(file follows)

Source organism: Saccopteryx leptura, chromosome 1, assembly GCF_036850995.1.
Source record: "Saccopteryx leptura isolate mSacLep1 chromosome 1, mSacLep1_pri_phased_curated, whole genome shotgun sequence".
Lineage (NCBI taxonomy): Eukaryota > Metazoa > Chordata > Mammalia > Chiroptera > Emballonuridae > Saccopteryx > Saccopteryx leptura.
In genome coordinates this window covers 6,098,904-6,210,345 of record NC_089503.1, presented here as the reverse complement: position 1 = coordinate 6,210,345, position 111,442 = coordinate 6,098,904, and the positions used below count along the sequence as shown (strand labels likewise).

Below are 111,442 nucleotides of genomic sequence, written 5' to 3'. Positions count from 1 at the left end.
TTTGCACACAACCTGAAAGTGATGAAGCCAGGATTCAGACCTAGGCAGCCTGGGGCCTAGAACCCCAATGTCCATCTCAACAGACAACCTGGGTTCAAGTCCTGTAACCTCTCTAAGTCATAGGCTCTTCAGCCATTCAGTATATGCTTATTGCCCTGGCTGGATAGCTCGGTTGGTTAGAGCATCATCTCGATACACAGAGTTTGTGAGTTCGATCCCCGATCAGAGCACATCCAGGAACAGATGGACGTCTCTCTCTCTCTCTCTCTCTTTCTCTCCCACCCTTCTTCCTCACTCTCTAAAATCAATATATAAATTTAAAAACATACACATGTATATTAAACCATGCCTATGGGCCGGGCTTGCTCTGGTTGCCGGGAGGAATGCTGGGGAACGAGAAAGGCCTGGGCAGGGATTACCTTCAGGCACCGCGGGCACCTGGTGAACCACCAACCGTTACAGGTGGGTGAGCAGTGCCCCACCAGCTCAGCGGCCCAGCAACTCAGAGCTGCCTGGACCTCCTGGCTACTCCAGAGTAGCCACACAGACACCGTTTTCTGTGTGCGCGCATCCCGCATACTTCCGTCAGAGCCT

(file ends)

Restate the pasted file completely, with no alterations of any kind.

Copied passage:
Source organism: Saccopteryx leptura, chromosome 1, assembly GCF_036850995.1.
Source record: "Saccopteryx leptura isolate mSacLep1 chromosome 1, mSacLep1_pri_phased_curated, whole genome shotgun sequence".
Lineage (NCBI taxonomy): Eukaryota > Metazoa > Chordata > Mammalia > Chiroptera > Emballonuridae > Saccopteryx > Saccopteryx leptura.
In genome coordinates this window covers 6,098,904-6,210,345 of record NC_089503.1, presented here as the reverse complement: position 1 = coordinate 6,210,345, position 111,442 = coordinate 6,098,904, and the positions used below count along the sequence as shown (strand labels likewise).

Below are 111,442 nucleotides of genomic sequence, written 5' to 3'. Positions count from 1 at the left end.
TTTGCACACAACCTGAAAGTGATGAAGCCAGGATTCAGACCTAGGCAGCCTGGGGCCTAGAACCCCAATGTCCATCTCAACAGACAACCTGGGTTCAAGTCCTGTAACCTCTCTAAGTCATAGGCTCTTCAGCCATTCAGTATATGCTTATTGCCCTGGCTGGATAGCTCGGTTGGTTAGAGCATCATCTCGATACACAGAGTTTGTGAGTTCGATCCCCGATCAGAGCACATCCAGGAACAGATGGACGTCTCTCTCTCTCTCTCTCTCTTTCTCTCCCACCCTTCTTCCTCACTCTCTAAAATCAATATATAAATTTAAAAACATACACATGTATATTAAACCATGCCTATGGGCCGGGCTTGCTCTGGTTGCCGGGAGGAATGCTGGGGAACGAGAAAGGCCTGGGCAGGGATTACCTTCAGGCACCGCGGGCACCTGGTGAACCACCAACCGTTACAGGTGGGTGAGCAGTGCCCCACCAGCTCAGCGGCCCAGCAACTCAGAGCTGCCTGGACCTCCTGGCTACTCCAGAGTAGCCACACAGACACCGTTTTCTGTGTGCGCGCATCCCGCATACTTCCGTCAGAGCCT